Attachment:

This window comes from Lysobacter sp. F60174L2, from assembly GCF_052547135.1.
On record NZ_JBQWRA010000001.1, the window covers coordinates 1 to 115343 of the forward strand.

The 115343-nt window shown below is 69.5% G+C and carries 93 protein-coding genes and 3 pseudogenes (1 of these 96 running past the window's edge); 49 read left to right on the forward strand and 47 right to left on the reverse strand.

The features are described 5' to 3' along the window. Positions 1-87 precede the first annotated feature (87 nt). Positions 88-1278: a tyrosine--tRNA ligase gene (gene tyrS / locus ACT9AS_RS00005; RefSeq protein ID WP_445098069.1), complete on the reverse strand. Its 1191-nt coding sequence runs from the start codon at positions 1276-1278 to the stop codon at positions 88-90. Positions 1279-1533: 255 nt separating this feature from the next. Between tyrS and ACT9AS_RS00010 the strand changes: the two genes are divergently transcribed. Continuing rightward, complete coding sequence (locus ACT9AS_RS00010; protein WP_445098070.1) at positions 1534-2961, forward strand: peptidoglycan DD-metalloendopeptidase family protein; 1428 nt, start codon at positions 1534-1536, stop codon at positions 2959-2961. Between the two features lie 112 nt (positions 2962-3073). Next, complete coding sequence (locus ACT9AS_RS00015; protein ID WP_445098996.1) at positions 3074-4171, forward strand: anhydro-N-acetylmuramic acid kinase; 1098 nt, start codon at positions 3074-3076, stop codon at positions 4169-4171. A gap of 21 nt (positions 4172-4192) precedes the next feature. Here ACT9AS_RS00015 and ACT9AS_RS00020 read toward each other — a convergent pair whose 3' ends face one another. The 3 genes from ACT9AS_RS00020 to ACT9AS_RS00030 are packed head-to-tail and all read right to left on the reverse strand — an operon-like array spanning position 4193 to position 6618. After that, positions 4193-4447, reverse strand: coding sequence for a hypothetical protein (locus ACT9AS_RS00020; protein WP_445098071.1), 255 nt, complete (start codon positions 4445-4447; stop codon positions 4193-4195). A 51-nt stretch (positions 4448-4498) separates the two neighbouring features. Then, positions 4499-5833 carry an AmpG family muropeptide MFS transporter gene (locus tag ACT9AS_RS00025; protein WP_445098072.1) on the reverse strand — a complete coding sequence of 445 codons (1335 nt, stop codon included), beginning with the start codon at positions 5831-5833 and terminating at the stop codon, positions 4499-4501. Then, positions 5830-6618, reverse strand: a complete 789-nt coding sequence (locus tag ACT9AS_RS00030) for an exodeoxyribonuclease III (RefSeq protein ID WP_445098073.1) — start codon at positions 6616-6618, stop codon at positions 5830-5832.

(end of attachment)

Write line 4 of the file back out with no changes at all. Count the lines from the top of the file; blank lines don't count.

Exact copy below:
The features are described 5' to 3' along the window. Positions 1-87 precede the first annotated feature (87 nt). Positions 88-1278: a tyrosine--tRNA ligase gene (gene tyrS / locus ACT9AS_RS00005; RefSeq protein ID WP_445098069.1), complete on the reverse strand. Its 1191-nt coding sequence runs from the start codon at positions 1276-1278 to the stop codon at positions 88-90. Positions 1279-1533: 255 nt separating this feature from the next. Between tyrS and ACT9AS_RS00010 the strand changes: the two genes are divergently transcribed. Continuing rightward, complete coding sequence (locus ACT9AS_RS00010; protein WP_445098070.1) at positions 1534-2961, forward strand: peptidoglycan DD-metalloendopeptidase family protein; 1428 nt, start codon at positions 1534-1536, stop codon at positions 2959-2961. Between the two features lie 112 nt (positions 2962-3073). Next, complete coding sequence (locus ACT9AS_RS00015; protein ID WP_445098996.1) at positions 3074-4171, forward strand: anhydro-N-acetylmuramic acid kinase; 1098 nt, start codon at positions 3074-3076, stop codon at positions 4169-4171. A gap of 21 nt (positions 4172-4192) precedes the next feature. Here ACT9AS_RS00015 and ACT9AS_RS00020 read toward each other — a convergent pair whose 3' ends face one another. The 3 genes from ACT9AS_RS00020 to ACT9AS_RS00030 are packed head-to-tail and all read right to left on the reverse strand — an operon-like array spanning position 4193 to position 6618. After that, positions 4193-4447, reverse strand: coding sequence for a hypothetical protein (locus ACT9AS_RS00020; protein WP_445098071.1), 255 nt, complete (start codon positions 4445-4447; stop codon positions 4193-4195). A 51-nt stretch (positions 4448-4498) separates the two neighbouring features. Then, positions 4499-5833 carry an AmpG family muropeptide MFS transporter gene (locus tag ACT9AS_RS00025; protein WP_445098072.1) on the reverse strand — a complete coding sequence of 445 codons (1335 nt, stop codon included), beginning with the start codon at positions 5831-5833 and terminating at the stop codon, positions 4499-4501. Then, positions 5830-6618, reverse strand: a complete 789-nt coding sequence (locus tag ACT9AS_RS00030) for an exodeoxyribonuclease III (RefSeq protein ID WP_445098073.1) — start codon at positions 6616-6618, stop codon at positions 5830-5832.